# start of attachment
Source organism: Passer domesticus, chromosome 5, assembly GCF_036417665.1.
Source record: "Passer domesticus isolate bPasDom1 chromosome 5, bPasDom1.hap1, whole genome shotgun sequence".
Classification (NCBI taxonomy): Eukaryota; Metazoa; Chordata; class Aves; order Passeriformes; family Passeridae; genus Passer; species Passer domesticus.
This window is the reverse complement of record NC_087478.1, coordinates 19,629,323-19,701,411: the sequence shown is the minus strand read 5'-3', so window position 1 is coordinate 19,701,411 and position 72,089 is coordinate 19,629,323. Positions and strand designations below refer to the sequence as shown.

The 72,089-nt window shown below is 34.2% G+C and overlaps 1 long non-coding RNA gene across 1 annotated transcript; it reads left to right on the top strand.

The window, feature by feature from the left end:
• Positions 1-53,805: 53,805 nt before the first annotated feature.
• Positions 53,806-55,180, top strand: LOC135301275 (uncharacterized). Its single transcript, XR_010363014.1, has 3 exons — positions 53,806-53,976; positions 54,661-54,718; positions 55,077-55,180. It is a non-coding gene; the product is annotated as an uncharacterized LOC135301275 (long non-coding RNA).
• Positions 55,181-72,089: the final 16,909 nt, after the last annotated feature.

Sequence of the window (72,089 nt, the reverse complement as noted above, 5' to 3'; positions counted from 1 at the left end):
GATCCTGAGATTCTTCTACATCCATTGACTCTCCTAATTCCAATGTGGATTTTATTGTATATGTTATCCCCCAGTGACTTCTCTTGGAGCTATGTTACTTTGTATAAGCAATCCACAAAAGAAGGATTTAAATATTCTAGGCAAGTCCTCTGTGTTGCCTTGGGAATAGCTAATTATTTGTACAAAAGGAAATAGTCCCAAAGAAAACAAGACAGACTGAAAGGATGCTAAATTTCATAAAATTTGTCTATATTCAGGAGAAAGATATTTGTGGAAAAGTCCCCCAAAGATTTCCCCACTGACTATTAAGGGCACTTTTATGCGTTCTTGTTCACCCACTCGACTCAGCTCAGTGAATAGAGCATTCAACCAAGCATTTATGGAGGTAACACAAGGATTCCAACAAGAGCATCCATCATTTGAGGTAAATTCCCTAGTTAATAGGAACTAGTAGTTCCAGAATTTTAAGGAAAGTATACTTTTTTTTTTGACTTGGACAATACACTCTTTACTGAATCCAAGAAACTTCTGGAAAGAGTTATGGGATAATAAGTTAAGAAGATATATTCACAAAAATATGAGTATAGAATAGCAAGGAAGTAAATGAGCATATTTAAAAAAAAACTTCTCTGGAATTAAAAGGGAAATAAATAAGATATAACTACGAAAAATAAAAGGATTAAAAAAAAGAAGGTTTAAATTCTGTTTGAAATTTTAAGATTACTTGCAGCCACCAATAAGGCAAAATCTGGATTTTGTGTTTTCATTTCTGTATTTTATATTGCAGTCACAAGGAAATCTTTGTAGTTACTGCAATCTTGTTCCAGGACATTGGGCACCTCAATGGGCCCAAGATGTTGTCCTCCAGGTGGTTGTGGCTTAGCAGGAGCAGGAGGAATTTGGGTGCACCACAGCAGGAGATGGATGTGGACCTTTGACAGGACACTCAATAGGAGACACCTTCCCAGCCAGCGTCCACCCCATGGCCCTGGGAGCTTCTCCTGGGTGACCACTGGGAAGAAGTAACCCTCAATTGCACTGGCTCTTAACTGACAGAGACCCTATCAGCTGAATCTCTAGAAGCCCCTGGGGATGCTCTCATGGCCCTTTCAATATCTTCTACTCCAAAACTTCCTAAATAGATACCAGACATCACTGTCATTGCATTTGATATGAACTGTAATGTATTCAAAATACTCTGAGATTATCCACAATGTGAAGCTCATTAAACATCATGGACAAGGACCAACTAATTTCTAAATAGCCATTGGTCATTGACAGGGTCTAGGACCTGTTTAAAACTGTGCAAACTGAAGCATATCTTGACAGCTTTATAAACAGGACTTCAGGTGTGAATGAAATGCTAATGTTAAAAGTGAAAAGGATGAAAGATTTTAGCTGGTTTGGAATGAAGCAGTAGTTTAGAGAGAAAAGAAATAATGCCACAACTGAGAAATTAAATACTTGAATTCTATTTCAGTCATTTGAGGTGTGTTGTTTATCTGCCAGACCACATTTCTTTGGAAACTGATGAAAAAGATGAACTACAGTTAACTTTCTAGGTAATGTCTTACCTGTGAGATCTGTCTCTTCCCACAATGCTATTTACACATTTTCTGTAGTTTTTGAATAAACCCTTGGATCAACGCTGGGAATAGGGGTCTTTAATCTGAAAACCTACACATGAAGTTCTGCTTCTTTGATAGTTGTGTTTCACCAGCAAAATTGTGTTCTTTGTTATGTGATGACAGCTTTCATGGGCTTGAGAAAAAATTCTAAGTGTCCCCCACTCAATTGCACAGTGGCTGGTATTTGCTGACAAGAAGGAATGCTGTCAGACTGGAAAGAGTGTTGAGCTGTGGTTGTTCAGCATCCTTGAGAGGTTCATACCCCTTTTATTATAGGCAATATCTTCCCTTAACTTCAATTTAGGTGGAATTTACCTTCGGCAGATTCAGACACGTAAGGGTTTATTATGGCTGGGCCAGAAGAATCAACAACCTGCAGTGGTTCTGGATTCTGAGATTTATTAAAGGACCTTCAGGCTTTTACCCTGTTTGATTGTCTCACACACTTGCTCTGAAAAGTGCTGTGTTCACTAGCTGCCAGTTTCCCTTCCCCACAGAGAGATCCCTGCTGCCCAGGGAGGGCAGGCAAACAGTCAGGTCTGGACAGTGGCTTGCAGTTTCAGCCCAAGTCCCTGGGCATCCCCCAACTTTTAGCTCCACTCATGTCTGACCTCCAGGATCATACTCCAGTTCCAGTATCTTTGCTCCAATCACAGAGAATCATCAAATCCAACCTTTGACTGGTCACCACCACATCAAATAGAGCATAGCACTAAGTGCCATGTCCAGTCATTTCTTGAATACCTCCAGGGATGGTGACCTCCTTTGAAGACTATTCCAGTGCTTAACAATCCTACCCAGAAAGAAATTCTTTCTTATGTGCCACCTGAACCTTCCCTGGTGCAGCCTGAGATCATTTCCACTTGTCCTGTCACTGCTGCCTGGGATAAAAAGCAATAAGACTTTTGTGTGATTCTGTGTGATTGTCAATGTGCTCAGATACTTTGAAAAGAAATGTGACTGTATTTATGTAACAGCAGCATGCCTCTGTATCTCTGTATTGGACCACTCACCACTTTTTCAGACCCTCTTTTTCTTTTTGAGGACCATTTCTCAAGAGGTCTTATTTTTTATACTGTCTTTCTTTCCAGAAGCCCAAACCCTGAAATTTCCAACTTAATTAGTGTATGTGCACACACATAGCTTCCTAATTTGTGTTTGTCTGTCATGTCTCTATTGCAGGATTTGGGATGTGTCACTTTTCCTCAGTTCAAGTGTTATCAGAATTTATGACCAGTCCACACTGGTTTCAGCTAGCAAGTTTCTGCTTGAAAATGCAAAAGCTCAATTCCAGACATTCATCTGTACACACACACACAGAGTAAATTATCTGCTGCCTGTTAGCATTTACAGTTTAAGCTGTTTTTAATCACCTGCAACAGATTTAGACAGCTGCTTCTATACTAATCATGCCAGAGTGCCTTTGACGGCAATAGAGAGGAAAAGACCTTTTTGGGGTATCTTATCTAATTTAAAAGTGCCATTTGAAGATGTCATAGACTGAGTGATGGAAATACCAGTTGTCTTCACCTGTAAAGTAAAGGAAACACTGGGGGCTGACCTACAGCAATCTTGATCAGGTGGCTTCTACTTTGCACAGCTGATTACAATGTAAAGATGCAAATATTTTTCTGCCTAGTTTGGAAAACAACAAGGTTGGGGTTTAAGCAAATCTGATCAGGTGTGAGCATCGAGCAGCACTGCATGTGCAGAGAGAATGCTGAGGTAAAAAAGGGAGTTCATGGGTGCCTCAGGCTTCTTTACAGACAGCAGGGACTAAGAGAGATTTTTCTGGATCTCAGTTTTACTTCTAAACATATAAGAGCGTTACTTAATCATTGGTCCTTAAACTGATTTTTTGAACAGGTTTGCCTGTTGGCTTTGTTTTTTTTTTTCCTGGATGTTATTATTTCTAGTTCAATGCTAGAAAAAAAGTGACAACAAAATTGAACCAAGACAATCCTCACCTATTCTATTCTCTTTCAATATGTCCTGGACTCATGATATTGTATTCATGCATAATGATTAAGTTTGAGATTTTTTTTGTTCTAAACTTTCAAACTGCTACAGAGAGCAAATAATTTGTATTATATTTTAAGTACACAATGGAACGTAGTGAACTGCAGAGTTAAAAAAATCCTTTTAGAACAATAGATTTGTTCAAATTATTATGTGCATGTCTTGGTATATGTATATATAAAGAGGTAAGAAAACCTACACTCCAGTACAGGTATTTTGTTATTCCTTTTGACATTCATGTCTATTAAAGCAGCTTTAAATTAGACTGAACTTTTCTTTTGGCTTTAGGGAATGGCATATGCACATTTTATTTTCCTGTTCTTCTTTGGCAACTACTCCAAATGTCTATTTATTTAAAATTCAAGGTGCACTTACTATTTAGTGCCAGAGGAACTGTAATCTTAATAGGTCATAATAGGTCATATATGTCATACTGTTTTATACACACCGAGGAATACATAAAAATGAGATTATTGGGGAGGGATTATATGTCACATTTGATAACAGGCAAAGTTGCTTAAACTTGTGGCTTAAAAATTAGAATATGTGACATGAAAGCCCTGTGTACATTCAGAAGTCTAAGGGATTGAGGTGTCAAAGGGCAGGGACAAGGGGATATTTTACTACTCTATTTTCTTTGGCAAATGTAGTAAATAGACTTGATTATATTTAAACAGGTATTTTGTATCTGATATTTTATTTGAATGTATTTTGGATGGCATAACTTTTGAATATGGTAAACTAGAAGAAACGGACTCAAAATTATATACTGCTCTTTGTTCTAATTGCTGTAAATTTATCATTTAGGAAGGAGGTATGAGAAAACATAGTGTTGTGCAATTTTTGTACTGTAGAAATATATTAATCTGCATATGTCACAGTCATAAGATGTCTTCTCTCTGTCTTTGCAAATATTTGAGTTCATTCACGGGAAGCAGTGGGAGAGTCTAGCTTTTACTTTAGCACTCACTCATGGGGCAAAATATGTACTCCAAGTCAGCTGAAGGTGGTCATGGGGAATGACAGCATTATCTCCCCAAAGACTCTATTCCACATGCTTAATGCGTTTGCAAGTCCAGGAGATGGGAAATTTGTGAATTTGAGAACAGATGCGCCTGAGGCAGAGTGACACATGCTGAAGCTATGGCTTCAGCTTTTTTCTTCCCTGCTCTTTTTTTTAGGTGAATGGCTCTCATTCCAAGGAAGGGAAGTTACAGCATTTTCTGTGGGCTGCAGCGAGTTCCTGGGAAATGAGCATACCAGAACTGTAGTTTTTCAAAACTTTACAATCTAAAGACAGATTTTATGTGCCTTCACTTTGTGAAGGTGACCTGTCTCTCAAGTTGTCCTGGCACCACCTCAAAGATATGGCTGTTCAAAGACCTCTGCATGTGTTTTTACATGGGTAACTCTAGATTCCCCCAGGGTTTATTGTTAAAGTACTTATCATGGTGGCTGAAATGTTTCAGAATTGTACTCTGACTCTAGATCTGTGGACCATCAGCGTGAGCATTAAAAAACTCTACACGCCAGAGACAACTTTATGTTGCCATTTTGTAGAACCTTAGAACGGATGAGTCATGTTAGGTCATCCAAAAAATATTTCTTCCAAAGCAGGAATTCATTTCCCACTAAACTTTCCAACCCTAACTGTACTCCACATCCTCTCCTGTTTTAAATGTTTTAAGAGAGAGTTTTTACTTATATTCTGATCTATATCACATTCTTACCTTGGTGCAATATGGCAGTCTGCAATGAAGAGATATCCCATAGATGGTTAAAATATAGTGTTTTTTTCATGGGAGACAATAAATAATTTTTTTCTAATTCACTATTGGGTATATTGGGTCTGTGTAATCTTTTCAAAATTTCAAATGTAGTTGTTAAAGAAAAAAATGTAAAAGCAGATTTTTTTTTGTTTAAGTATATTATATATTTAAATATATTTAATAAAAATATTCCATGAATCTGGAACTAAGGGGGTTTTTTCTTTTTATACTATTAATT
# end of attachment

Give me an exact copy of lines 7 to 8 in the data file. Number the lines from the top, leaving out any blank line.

• Positions 1-53,805: 53,805 nt before the first annotated feature.
• Positions 53,806-55,180, top strand: LOC135301275 (uncharacterized). Its single transcript, XR_010363014.1, has 3 exons — positions 53,806-53,976; positions 54,661-54,718; positions 55,077-55,180. It is a non-coding gene; the product is annotated as an uncharacterized LOC135301275 (long non-coding RNA).